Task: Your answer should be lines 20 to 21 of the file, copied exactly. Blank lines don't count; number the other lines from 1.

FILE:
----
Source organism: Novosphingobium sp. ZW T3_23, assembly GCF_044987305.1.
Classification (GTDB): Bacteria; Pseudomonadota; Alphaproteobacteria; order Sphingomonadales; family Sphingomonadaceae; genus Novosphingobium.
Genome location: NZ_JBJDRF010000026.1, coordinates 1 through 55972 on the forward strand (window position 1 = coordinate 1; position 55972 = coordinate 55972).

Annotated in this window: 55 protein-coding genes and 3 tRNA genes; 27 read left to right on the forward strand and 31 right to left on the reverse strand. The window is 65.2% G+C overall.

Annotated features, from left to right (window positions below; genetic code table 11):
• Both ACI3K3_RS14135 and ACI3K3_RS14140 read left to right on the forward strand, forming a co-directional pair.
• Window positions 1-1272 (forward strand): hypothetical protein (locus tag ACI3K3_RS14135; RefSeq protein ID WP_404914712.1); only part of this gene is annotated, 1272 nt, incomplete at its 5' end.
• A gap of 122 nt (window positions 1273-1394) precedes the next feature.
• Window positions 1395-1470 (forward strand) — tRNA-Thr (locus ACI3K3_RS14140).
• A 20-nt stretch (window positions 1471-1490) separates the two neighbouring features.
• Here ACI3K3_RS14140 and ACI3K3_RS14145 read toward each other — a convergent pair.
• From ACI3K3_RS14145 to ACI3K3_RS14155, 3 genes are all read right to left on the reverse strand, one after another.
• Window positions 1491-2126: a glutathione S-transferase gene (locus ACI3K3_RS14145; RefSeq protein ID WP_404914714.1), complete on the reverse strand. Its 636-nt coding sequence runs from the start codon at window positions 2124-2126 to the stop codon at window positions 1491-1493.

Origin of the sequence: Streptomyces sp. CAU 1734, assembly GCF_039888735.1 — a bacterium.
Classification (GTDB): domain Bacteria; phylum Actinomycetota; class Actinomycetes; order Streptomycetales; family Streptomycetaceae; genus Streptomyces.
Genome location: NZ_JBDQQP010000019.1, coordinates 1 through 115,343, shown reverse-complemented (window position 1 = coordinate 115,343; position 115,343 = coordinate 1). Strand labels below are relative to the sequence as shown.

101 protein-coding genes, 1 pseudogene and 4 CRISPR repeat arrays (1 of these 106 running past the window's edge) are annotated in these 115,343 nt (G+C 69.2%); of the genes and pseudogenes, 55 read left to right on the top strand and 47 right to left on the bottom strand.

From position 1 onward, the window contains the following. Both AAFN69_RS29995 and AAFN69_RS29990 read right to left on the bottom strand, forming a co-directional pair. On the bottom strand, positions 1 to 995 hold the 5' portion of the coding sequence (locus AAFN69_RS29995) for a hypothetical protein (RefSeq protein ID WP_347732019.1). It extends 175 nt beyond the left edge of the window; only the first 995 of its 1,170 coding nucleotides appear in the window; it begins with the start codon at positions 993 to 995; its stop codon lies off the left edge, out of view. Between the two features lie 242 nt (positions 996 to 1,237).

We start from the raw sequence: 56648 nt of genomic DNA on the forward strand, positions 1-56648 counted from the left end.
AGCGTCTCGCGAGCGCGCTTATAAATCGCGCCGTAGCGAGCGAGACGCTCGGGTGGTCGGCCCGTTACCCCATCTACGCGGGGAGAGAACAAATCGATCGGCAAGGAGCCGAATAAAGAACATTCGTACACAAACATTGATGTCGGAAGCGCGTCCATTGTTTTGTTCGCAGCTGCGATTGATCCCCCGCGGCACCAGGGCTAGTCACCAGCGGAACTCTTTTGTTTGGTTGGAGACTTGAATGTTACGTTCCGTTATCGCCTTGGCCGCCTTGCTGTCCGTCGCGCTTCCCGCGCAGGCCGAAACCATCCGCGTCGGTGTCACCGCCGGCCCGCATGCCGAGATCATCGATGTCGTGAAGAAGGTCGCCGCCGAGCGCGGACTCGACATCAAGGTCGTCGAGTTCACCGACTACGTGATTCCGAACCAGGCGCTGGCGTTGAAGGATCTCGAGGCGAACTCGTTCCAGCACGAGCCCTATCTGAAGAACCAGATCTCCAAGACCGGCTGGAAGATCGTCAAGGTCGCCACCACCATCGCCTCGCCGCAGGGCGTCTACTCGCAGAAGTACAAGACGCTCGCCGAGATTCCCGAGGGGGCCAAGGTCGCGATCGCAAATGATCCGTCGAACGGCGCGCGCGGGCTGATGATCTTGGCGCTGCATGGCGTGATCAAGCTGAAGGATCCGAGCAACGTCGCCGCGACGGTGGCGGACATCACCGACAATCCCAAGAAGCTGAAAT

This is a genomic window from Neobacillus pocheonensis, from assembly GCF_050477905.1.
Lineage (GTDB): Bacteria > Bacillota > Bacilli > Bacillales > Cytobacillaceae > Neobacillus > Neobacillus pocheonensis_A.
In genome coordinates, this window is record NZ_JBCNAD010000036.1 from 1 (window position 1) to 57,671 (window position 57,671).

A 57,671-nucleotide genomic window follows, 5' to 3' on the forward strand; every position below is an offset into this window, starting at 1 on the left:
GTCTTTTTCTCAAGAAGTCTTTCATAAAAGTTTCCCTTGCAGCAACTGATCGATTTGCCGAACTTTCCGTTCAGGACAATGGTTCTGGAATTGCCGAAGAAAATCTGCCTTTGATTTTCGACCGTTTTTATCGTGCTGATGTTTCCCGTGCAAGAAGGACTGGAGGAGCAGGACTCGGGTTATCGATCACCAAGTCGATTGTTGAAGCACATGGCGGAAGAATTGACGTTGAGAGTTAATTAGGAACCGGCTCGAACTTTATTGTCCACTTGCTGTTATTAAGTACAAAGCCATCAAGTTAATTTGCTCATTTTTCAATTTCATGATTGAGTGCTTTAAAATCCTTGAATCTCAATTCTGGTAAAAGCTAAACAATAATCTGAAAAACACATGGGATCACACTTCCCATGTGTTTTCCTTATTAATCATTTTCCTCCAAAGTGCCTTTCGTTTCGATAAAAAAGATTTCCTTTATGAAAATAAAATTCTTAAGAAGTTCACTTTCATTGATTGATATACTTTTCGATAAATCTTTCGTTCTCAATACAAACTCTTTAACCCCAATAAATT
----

AGCGTCTCGCGAGCGCGCTTATAAATCGCGCCGTAGCGAGCGAGACGCTCGGGTGGTCGGCCCGTTACCCCATCTACGCGGGGAGAGAACAAATCGATCGGCAAGGAGCCGAATAAAGAACATTCGTACACAAACATTGATGTCGGAAGCGCGTCCATTGTTTTGTTCGCAGCTGCGATTGATCCCCCGCGGCACCAGGGCTAGTCACCAGCGGAACTCTTTTGTTTGGTTGGAGACTTGAATGTTACGTTCCGTTATCGCCTTGGCCGCCTTGCTGTCCGTCGCGCTTCCCGCGCAGGCCGAAACCATCCGCGTCGGTGTCACCGCCGGCCCGCATGCCGAGATCATCGATGTCGTGAAGAAGGTCGCCGCCGAGCGCGGACTCGACATCAAGGTCGTCGAGTTCACCGACTACGTGATTCCGAACCAGGCGCTGGCGTTGAAGGATCTCGAGGCGAACTCGTTCCAGCACGAGCCCTATCTGAAGAACCAGATCTCCAAGACCGGCTGGAAGATCGTCAAGGTCGCCACCACCATCGCCTCGCCGCAGGGCGTCTACTCGCAGAAGTACAAGACGCTCGCCGAGATTCCCGAGGGGGCCAAGGTCGCGATCGCAAATGATCCGTCGAACGGCGCGCGCGGGCTGATGATCTTGGCGCTGCATGGCGTGATCAAGCTGAAGGATCCGAGCAACGTCGCCGCGACGGTGGCGGACATCACCGACAATCCCAAGAAGCTGAAAT

This is a genomic window from Neobacillus pocheonensis, from assembly GCF_050477905.1.